Jim
Return of the King was never my favorite Tolkien book. Reading about the making of it wasn't very interesting.
Martin Hernandez
Sólo para los muy clavados en desmenuzar todos los detalles del "Señor de los Anillos"
Fiona Neill
realy interesting read want to read the others now.
Ashwise
An interesting read of the drafts of Lord of the Rings.
Deb
fascinating background for true Tolkien nerds only
Kaitlin
Fascinating, in a totally nerdy kind of way.
Nancy Laney
History of Middle Earth Book 8
Hana Nafa
Hana Nafa marked it as to-read
May 06, 2015
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Goodreads Ireland: Tolkien's Irish Inspirations 6 20 Jul 24, 2014 02:02AM  
  • The History of the Hobbit, Part Two: Return to Bag-End
  • A Gateway to Sindarin: A Grammar of an Elvish Language from JRR Tolkien's Lord of the Rings
  • Splintered Light: Logos and Language in Tolkien's World
  • The Road to Middle-Earth: How J.R.R. Tolkien Created A New Mythology
  • The Lord of the Rings: A Reader's Companion
  • Exploring J.R.R. Tolkien's The Hobbit
  • The Atlas of Middle-Earth
  • A Tolkien Bestiary
  • The Languages of Tolkien's Middle-Earth
  • Understanding The Lord of the Rings: The Best of Tolkien Criticism
  • The Tolkien Companion
  • Master of Middle-Earth: The Fiction of J.R.R. Tolkien
  • Sir Gawain and the Green Knight, Pearl, and Sir Orfeo
  • The Maps of Tolkien's Middle-earth
  • The Ring of Words: Tolkien and the Oxford English Dictionary
  • Meditations on Middle Earth: New Writing on the Worlds of J. R. R. Tolkien
  • The Origins of Tolkien's Middle-Earth for Dummies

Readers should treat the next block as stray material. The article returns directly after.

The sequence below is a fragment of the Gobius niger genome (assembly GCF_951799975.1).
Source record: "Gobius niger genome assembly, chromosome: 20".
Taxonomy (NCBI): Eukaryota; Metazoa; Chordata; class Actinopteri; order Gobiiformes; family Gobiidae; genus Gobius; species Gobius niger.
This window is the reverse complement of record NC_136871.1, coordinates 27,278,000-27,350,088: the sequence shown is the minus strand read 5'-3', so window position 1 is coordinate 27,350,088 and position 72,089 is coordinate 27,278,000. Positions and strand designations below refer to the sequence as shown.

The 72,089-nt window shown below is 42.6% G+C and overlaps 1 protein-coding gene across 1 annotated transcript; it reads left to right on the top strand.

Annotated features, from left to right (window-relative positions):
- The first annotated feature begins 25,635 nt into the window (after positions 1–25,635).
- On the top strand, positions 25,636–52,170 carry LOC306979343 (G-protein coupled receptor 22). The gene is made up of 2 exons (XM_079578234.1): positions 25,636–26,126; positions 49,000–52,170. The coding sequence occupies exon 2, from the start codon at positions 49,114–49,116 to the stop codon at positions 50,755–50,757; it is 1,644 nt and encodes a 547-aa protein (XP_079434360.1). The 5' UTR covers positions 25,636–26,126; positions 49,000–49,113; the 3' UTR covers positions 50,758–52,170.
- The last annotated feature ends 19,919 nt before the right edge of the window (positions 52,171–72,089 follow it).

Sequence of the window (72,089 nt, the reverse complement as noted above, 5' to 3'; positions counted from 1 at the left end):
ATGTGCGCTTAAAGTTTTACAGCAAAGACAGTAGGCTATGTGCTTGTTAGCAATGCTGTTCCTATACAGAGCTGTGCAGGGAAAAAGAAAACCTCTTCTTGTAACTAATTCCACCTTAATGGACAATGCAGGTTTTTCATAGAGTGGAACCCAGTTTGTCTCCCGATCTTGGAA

• The Journeys of Frodo
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John Ronald Reuel Tolkien, CBE, was an English writer, poet, WWI veteran (a First Lieutenant in the Lancashire Fusiliers, British Army), philologist, and university professor, best known as the author of the high fantasy classic works The Hobbit and The Lord of the Rings .

Tolkien was Rawlinson and Bosworth Professor of Anglo-Saxon at Oxford from 1925 to 1945, and Merton Professor of English lan
...more
More about J.R.R. Tolkien...

Other Books in the Series

The History of The Lord of the Rings (4 books)
  • The Return of the Shadow: The History of The Lord of the Rings, Part One (The History of Middle-Earth, #6)
  • The Treason of Isengard: The History of The Lord of the Rings, Part Two (The History of Middle-earth, #7)
  • The End of the Third Age: The History of The Lord of the Rings, Part Four (The History of Middle-earth, #9a)
The Hobbit (Middle-Earth Universe) The Fellowship of the Ring (The Lord of the Rings, #1) The Return of the King (The Lord of the Rings, #3) The Two Towers (The Lord of the Rings, #2) The Lord of the Rings (The Lord of the Rings, #1-3)